Police

Trip Start Aug 18, 2006
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Trip End Ongoing


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Flag of China  ,
Wednesday, August 1, 2007

Sure enough, around the next bend was my first view of the bustling metropolis of Ali. It's an odd view. Mountains, plains, some sheep, and, for no apparent reason, like an oasis only in that it appears as a discreet whole totally out of place, a town. The aasphalt kicked in a full 100m from the town centre, yet there were more cars. My welcome to Ali was the sound of explosions as I passed a Chinese army camp in the middle of exercises. (Or an attack. Or a serious accident. It wasn't clear which.)

Yecheng was the last time I slept under a roof, 19 nights ago. I decided that this represented quite an economy, and allowed myself a 50Yuan (3.20GBP) room. For this I had a 'common room' in one of the town's smarter establishments, with a hot shower down the corridor. It was bliss. There were 3 beds in the room, but, apart from someone who came in at 5am and immediately checked out, I had it to myself. I spent the first day in Ali showering and eating alternately. (I'd have done them simultaneously if I could figure out a way). I didn't plan on staying long and I needed to accrue as many calories as possible before moving on. I managed at least five meals a day, but my efforts were somewhat counterproductive. One of the more suspect lunches turned traitor, and I spent much of the second day 'running', thereby burning off or otherwise jettisoning all the energy I'd consumed.

Apart from eating and showering (the first three showers were to get clean, after that it was pure indulgence. Do not undervalue the luxury of a hot shower) my only other tasks in Ali were to re-supply, and to get myself arrested. Having been evaded by the law as far as Ali, cyclists have two options: 1) to turn themselves in to the PSB office, pay a 300 Yuan fine and 50Yuan for an Alien Travel Permit and continue legally (unless received wisdom is out of date, in which case, who knew? Prison?). 2) to crack on regardless. I plumped for option 1. It seemed a small risk and cheap price to pay for peace of mind. Pawel and Magda, being more strict budgeteers, chose the other strategy and also made it through without any trouble. (They also argued that it wasn't fair that one couldn't buy the permit in advance, and thereby avoid the fine, which perhaps missed the point somewhat).

The PSB building was a huge dark block, with polished, echoing corridors and no people. I wandered into the first room on the corridor, which contained a huge, unstaffed desk apparently for three different officials, each with a job-description plaque in front of them, none of which said anything about ATPs. While I was loitering an enormous, immaculately turned-out police officer appeared and asked, in proficient English, what exactly I was after. This was the fateful moment. Should I weep? Fall at his knees and beg for forgiveness for my heinous crime? Probably overkill. Better to go for front, maybe I can dodge the fine.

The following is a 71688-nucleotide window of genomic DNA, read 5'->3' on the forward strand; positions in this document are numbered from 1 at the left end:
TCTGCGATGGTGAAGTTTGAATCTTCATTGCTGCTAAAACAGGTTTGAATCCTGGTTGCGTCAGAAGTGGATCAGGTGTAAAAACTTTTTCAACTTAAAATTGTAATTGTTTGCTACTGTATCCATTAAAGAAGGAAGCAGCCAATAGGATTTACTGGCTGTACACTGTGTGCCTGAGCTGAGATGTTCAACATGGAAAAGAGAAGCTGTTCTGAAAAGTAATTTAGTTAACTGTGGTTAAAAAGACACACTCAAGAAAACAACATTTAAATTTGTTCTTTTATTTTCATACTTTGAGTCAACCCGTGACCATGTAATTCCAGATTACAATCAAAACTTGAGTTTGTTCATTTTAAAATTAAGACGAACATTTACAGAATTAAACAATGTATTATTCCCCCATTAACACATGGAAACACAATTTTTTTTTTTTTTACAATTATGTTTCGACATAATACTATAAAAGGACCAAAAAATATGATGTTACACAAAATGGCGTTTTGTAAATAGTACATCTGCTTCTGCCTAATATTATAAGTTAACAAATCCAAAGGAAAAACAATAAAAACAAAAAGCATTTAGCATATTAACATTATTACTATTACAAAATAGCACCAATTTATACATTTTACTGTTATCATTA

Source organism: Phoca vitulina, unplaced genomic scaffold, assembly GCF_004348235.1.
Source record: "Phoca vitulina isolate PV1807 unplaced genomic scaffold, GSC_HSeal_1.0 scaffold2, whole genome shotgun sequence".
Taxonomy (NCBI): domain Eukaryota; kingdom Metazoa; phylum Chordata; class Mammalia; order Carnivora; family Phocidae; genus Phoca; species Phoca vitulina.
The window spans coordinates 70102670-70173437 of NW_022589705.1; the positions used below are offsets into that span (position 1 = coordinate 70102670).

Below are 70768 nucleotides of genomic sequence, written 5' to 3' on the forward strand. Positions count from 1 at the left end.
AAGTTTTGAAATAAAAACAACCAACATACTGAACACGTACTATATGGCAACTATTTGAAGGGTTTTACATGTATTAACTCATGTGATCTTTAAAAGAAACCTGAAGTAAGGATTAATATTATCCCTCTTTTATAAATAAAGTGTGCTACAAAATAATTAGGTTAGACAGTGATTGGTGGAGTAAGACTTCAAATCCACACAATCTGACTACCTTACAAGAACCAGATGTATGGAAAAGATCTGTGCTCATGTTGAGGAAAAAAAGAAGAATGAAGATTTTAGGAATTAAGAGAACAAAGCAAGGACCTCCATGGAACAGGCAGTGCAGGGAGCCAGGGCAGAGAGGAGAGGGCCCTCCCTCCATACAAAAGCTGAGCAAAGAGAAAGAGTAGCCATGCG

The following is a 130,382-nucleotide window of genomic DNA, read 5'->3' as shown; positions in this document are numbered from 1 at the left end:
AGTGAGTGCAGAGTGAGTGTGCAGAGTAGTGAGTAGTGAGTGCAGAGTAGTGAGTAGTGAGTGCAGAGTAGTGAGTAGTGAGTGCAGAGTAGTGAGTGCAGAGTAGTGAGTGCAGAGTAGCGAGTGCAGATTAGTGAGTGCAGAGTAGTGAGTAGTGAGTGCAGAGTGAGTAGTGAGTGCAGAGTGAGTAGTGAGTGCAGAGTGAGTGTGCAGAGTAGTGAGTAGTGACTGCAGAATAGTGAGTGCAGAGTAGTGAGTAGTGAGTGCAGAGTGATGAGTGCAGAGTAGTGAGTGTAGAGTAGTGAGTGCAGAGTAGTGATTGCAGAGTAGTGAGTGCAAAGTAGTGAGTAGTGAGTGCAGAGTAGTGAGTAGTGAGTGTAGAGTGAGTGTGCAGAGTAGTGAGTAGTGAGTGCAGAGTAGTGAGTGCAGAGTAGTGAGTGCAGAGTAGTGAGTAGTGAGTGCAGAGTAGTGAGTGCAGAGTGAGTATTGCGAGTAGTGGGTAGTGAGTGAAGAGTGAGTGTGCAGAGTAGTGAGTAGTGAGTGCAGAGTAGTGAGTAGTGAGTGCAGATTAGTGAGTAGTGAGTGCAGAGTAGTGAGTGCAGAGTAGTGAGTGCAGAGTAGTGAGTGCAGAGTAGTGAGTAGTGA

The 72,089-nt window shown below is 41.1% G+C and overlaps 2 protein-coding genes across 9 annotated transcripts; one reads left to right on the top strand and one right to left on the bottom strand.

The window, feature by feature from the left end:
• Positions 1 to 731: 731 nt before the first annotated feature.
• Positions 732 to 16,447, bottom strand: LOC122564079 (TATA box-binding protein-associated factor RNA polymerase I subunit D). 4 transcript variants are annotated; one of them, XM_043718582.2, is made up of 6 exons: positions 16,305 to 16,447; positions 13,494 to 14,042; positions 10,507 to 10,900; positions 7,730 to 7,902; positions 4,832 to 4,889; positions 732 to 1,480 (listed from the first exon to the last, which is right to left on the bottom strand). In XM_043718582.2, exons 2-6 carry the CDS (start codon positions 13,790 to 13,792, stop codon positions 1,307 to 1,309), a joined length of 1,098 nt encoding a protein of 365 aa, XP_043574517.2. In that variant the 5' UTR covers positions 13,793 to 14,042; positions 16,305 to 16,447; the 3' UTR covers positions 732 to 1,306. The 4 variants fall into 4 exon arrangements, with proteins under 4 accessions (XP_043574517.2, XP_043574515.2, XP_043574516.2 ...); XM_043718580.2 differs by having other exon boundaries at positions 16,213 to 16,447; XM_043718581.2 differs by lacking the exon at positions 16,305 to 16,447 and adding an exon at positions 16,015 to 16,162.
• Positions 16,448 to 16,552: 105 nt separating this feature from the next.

-I was hoping to buy an ATP.
-Aha. Please, have a seat.
Maybe not.

I sat behind a plaque which had something to do with visas. I'm pretty sure I was in the wrong office, and dealing with the wrong person. I suspect he was bored. In later conversations other cyclists have mentioned a small office in the heart of the building where they'd been given tea. No tea for me. However, I was given the appropriate formes, including my confession, and a receipt for my fine. I was asked which destinations I wanted listed on the ATP. Now, I'd been given to understand that you could only have permission to ride from Ali to Mt. Kailash, and that you had to outlaw it again from there to Shigatse. (Shigatse/Lhasa is a permit-free zone). I'd therefore conjured an itinerary involving visiting Kailash and returning to Ali. So, when he asked "Do you want to go to Shigatse?" I was thrown. Was this a trick? Tread carefully...
-Erm... Is that possible? I'd thought only to Kailash was possible, so I was planning to go there and come back, but if Shigatse is possible, maybe I could change my plan. Please, can you list all the possible destinations so I can choose later?
-No problem.
Sorted. Painless.

I took my time leaving Ali, bought some 'tigmo' (steamed bread, basically dim sum buns with no filling) and 10 fantastic sweet pastries with jam inside, which lasted until the following morning. I met the Germans again, who'd arrived the previous evening, and had a second breakfast with them. The were kind enough to copy their route notes for me, since theirs were far more accurate and complete than mine, having been compiled by a Swiss man with a GPS system and Teutonic obsessive-compulsive attention to detail.

Escaping Ali was not overly complicated- simply ride south on the main street until there are no more buildings. However, the late start was followed by a slow day, grinding up a long pass; there was asphalt all the way, but after the descent a rainy headwind was waiting in the valley, so it didn't seem to help. The valley was a few kilometers wide, with a wall of mountains at each side and a river running throught the centre, flanked by twin strips of coarse grass poking through the sandy earth. It looked like one big campsite, but when I tried to reach the river, I found that all the fertile land was fenced off. Fences! In Tibet! I was shocked, and appalled. Clearly the 'civilising' influence of Ali stretched further than I'd thought. In the end I had to put my tent in one of the many ad hoc quarries that the road construction left, to find some shelter from the wind and rain.
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